More than 50 attendees of the CDFA Fertilizer Research and Education Program/Western Plant Health Nutrient Management Conference in Visalia visited Kearney Agricultural Research and Extension Center on Oct. 25. The three-hour farm tour featured spectacular fall weather and informative talks by Kearney researchers and post-docs, UC Cooperative Extension farm advisors and specialists, and U.S. Department of Agriculture collaborators. In addition to receiving three hours of continuing education credits, the tram riders soaked in the abundance of diverse crops and research at the station.
Chad Anders, a crop consultant with Dellavalle Lab in Fresno, appreciated the information presented by Brent Holtz, UCCE farm advisor and director for San Joaquin County, saying, “Whole orchard recycling, I have clients that are pondering whether or not to get into that.”
With good humor, Holtz engaged the audience with the design of the experiment and the resulting practical data: that orchard recycling (shredding and incorporating the old orchard into the soil prior to planting new orchards rather than burning or hauling away the wood) can save growers water and enable better use of nitrogen.
Ruth Dahlquist-Willard, UC Cooperative Extension small farms advisor for Fresno County, discussed her team's moringa and lemongrass projects and how they are helping local growers and then answered a flurry of questions from her captive audience. “I learned about a new plant that I didn't know existed,” said Breanna Saint Pierre with the State Water Board. “Moringa is a very interesting crop.”
Agricultural entrepreneur Nick Cizek, who runs an automated performance testing business, was impressed by the talk on insect pests of the hemp crop given by Kadie Britt, post-doc researcher with Houston Wilson's entomology lab at Kearney. “That was cool to see research on a crop that has been generating so much buzz,” he said. With a Ph.D. in physics, Cizek was also attuned to the talks given by Daniele Zaccaria, UCCE water management specialist, on cover cropping in pistachio orchards, especially when terms and abbreviations such as “albedo,” “PAR” and “NIR” were sprinkled into the conversation.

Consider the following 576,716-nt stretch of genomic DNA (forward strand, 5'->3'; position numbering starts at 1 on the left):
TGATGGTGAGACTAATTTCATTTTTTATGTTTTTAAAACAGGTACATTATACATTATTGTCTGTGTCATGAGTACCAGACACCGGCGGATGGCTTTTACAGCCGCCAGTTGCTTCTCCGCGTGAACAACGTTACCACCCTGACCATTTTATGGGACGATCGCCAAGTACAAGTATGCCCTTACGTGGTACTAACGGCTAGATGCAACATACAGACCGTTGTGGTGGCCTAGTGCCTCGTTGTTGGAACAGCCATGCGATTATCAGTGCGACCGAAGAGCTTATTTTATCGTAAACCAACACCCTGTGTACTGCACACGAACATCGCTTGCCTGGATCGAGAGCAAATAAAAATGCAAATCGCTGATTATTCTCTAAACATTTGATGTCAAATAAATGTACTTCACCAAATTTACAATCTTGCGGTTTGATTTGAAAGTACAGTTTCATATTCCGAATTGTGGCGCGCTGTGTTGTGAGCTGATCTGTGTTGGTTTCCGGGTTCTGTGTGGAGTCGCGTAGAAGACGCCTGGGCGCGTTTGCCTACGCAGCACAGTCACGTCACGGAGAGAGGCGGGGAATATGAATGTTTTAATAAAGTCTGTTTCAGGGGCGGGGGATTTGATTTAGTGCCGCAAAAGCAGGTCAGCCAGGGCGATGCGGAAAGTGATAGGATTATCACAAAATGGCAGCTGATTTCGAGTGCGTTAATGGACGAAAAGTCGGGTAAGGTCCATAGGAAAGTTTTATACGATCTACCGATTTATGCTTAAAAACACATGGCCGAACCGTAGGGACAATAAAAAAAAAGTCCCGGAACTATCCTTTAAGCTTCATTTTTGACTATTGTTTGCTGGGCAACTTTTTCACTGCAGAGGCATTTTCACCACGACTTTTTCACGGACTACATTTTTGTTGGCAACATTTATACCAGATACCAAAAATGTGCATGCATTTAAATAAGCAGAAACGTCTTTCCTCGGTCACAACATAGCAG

Khaled Bali, interim KARE director and UCCE specialist, and Rachel Shellabarger, California Institute for Water Resources academic coordinator, described their FREP-funded project to improve nitrogen and irrigation management through on-farm consultations, demonstrations and training.
UCCE specialist Jackie Atim and UCCE specialist emeritus Bob Hutmacher described the sorghum research at Kearney and implications for drought-impacted farming. Adjacent to the sorghum plot, which had recently been sampled for biomass and chopped, the tour perused an unfamiliar kiwi orchard and an extremely rare tea planting, which is being evaluated by UC Davis chemistry professor Jacquelyn Gervay-Hague.
USDA-ARS agronomist Sultan Begna discussed plans for his trial that seeks to demonstrate the economic potential of intercropping alfalfa in young almond orchards at Kearney. This project is an example of several ongoing collaborations between Kearney academics and USDA-ARS scientists.
When our tour group stumbled upon UCCE specialist Peter Larbi astride his new tractor preparing for his air blast sprayer calibration training at Kearney on Nov. 4 and 18, he was gracious enough to inform the group about his research.
Other topics covered on the tour by Kearney research staff included groundwater recharge in alfalfa by Bali and project scientist Moneim Mohammed, Solbrio grapes and Sunpreme raisins by UCCE specialist Matthew Fidelibus, cover crops in pistachio orchards as a means to reduce navel orangeworm emergence from mummies on the orchard floor by UCCE specialist Houston Wilson, solar powered treatment of brackish water by UCCE specialist Daniele Zaccaria and staff research associate Luke Paloutzian, and the effects of soil bio-stimulants to reduce water stress in almonds was discussed by UCCE specialist Giulia Marino.
The attendees asked thoughtful questions, including many about crop water usage. The speakers made a lovely drive through Kearney Agricultural Research and Extension Center a unique and diverse educational experience.